Imagine your teenager is fighting depression, and he is suicidal, and his alleged friend does nothing to alert anyone to the fact and actually encourages him to commit suicide.
That’s what happens as Bella Thorne plays the villain in the chilling film, Conrad & Michelle: If Words Could Kill, our Sunday TV movie pick on Lifetime.
What is the film based on?
This film is based on true events. A teen suicide, spurred by inaction and apathy, relayed by a volley of suspect and unkind text messages, is the crime dramatically retold in this film.
The antagonist, Michelle Carter, is portrayed by Bella Thorne, and Austin P. Mckenzie is cast as the ill-fated Conrad Roy III.
The toxic text suicide case, as it was dubbed, happened in Massachusetts. The trial ended with Michelle Carter being found guilty of involuntary manslaughter in the death of Conrad Roy III.
County Juvenile Court Judge Lawrence Moniz said, “This court has found that Carter’s actions and failure to act where it was her self-created duty to Roy since she put him in that toxic environment constituted reckless conduct…The court finds that the conduct caused the death of Mr. Roy.”
The real-life suicide was a horrific chain of events. Roy had killed himself on July 13, 2014, while sitting in his truck in a nearby town. He had been texting messages to Carter, who never alerted anyone about his suicidal behavior.
Carter was convicted and sentenced to 2.5 years in the Bristol County House of Correction, with 15 months to be served and the rest suspended, followed by five years of probation, for her role in Roy’s death.
What happens in the film?
Based on real-life events, court testimony, and authentic texts, Conrad & Michelle: If Words Could Kill reenacts the turbulent tragic teen romance of Michelle Carter (Bella Thorne) and Conrad Roy (Austin P. Mckenzie) that sent warning signals across the country. The case proved that a discoverable trail of texting could make someone a responsible party in a crime or a death.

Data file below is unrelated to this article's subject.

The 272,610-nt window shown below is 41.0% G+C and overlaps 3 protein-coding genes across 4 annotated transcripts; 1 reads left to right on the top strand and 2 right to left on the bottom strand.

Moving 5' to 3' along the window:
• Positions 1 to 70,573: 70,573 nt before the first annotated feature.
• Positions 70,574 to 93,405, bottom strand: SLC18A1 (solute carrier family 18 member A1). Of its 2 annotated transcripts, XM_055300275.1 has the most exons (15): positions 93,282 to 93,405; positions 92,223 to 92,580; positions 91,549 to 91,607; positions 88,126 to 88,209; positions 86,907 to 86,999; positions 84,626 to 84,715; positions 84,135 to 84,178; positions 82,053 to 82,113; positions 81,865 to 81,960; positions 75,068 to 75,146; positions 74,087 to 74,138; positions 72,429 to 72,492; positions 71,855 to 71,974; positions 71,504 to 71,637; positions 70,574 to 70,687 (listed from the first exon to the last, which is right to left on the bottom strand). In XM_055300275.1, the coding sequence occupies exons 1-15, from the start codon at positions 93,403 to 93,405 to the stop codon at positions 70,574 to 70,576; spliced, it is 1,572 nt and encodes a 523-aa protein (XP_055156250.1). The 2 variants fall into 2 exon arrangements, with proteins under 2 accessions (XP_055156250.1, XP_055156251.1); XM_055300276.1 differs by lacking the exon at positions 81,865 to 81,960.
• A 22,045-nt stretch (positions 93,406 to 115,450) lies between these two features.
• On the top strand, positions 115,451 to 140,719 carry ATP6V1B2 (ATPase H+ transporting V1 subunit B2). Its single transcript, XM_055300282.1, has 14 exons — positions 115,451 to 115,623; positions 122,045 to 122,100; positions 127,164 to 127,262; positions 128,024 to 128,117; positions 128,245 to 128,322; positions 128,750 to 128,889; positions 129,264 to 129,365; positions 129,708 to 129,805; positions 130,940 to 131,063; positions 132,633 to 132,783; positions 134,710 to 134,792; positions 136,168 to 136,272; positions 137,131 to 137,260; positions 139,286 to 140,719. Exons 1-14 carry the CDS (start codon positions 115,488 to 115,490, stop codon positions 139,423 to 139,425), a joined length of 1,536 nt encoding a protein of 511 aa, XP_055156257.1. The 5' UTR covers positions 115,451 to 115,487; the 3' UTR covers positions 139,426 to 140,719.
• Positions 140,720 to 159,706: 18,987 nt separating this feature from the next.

During a family vacation, Conrad, who suffers from social anxiety and has a hard time connecting with people, finds what he thinks is a kindred spirit in Michelle, who we learn has issues of her own.
Both are depicted as having suicidal tendencies, and they turn to each other for friendship and support.
Using text messaging as a way to further their relationship, the two communicate, and their toxic relationship of dependency blossoms over time. Their relationship progresses to the point of sickness as Conrad expresses being overwhelmed with sadness and thoughts of suicide, and Michelle callously encourages his train of thought instead of getting him help.
Michelle actually encourages and guides Conrad on how to take his own life.
This film is a cautionary tale of just how impactful human connections, both good and bad, can be, and it shows how to look for disturbing behaviors that signal someone needs help.
Conrad & Michelle: If Words Could Kill premieres on September 23 at 8 pm EST/PST on Lifetime
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